A party who wants an extension on a traffic ticket should check the procedure to request an extension at the traffic division pages of the website of her local court. Court procedures for requesting an extension vary considerably. Options include contacting the court by phone, mail or email, visiting the court, and accessing the court’s website and clicking on a link to pay online.
Take Action Before the Due Date
A party who wants an extension must take action on or before the due date on the citation. If the party takes action late, he may face additional charges, penalties, assessments, fees and actions. In California, the penalties can include a civil assessment of $300, a hold or suspension placed on his driver’s license and a possible warrant for his arrest. In Nashville, Tennessee, the penalties can include litigation taxes to the city, the issuance of a bench warrant for the party’s arrest for contempt of court and the potential suspension of his driver’s license.
Make Sure the Ticket Is Available
In certain states, such as Maine, a traffic ticket may be issued by hand. There may be a processing delay from the time that a party receives the ticket until it is available in the state’s online system. Before a party attempts to take action on a ticket online, she needs to make sure the ticket is in the system.
When Is Payment Due?
A party who gets a traffic ticket must respond by the answer date on the ticket. The answer date is assigned by the police officer who issued the ticket. Depending on the state, if a party does not pay in full or does not plead "not guilty" by the answer date, the case will be transferred to court.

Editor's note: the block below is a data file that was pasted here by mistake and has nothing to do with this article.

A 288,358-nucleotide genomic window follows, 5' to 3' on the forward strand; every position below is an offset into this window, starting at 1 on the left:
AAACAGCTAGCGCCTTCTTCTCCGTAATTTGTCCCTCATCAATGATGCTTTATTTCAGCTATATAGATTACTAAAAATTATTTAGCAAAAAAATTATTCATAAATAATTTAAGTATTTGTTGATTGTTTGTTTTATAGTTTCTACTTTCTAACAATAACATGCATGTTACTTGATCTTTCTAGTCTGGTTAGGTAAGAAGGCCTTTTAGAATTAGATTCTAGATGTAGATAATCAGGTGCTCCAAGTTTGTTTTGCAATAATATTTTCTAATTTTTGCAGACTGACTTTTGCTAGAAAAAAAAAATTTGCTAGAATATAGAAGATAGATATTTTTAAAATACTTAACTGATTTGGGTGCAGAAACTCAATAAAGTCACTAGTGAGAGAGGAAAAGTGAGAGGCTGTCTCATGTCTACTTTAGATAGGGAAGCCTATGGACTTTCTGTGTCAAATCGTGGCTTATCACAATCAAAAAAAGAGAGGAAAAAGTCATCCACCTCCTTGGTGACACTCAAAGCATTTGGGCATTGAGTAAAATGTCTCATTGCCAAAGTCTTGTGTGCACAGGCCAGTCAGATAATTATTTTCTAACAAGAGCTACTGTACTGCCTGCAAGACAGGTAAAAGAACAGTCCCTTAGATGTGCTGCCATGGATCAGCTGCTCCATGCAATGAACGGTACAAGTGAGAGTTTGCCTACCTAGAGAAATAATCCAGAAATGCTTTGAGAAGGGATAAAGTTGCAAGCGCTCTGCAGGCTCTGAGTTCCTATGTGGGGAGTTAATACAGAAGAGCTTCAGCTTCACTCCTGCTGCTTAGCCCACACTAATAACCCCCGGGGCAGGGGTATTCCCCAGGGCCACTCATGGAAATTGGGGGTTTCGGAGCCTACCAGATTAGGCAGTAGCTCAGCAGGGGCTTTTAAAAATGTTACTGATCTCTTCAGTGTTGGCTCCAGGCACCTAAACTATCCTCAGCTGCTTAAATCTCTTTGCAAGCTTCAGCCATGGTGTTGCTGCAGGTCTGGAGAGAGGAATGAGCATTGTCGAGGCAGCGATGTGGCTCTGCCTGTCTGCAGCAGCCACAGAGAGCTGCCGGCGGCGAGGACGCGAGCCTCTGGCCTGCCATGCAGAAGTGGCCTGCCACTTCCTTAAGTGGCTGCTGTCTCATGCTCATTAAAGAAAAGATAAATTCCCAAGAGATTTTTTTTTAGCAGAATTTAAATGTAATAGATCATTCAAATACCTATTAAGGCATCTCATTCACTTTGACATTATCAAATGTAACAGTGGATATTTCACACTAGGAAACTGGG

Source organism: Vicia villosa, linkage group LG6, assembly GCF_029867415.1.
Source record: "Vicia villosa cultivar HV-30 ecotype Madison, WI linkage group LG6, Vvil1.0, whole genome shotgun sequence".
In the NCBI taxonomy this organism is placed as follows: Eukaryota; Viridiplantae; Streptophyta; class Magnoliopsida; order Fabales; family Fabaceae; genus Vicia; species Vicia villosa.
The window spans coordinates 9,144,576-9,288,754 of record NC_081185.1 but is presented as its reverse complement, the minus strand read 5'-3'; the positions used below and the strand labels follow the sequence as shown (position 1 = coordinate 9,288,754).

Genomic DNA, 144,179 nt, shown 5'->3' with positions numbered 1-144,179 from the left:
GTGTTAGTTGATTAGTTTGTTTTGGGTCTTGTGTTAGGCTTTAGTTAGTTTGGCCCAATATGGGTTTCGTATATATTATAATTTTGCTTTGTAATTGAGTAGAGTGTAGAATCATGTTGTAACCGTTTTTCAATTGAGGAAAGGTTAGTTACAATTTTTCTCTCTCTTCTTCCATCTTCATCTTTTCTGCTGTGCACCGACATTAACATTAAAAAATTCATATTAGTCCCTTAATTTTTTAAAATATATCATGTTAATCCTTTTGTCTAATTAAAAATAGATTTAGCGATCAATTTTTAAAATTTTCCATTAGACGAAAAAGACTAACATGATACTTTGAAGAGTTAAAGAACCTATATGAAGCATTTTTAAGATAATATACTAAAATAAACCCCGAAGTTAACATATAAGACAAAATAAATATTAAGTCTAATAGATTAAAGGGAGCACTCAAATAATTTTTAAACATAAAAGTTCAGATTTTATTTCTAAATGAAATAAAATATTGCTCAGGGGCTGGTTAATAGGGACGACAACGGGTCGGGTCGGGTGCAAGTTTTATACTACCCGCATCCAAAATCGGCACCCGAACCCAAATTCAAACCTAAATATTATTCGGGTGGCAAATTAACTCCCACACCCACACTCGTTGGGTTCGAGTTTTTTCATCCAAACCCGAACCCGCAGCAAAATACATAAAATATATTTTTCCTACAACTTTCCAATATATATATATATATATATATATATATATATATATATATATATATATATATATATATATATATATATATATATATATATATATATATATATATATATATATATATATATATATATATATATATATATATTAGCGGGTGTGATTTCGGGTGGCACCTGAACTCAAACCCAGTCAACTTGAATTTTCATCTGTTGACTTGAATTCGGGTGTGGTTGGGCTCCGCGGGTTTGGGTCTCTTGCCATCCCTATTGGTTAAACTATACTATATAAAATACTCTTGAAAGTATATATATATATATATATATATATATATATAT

Read More: What to Do If You Missed a Traffic Ticket Payment
Do Not Contest the Ticket
A party who wants an extension should avoid contesting the ticket. Contesting the ticket means that she is requesting a trial on the traffic case. A party who wants to reschedule a court date for a trial should contact the clerk of court or file a motion to continue. A motion to continue may or may not be granted.
The court makes a decision in accordance with its own rules regarding continuances and after reviewing the reason the party requested a continuance.
Other Options Regarding Payment
Depending on the state, a party may be able to request a payment plan to pay a traffic court debt. She can search for a written plea form and request for monthly payment on the website of her local court or at the traffic clerk’s office. The party should submit this form by mail or in person to the court indicated on the citation.
A party can also ask the court, by petition, to consider his ability to pay. This means that he has the right to petition the court to reduce or vacate (drop) the civil assessment, or for a judge to determine if the party has the ability to pay the fine. A party requesting that the court reduce or vacate a civil assessment will need to file a declaration and supporting documents. Alternatively, he can request to appear before a judicial officer to be heard.
A party can get a petition form at the clerk’s office or online at the website of the court hearing his case. A judge may order the party to make installment payments or to complete community service to satisfy the fine. The judge can also suspend the fine in part or in whole, set the matter for a hearing or deny the petition.
- The Superior Court of California, County of San Mateo: Traffic
- Circuit Court Judge, Richard R. Rooker, Davidson County, Tennessee: Traffic Violation Bureau
- Superior Court of California, Contra Costa County: Traffic
- Pawtucket, Rhode Island: Traffic Court Frequently Asked Questions/(FAQs)
- State of Maine Judicial Branch: Traffic Violations FAQ
- The Superior Court of California, County of Sonoma: Traffic Division (Adult)
- State of Connecticut Judicial Branch: Traffic Violation/Complaint Ticket
- The Superior Court of California, County of Glenn: Traffic Court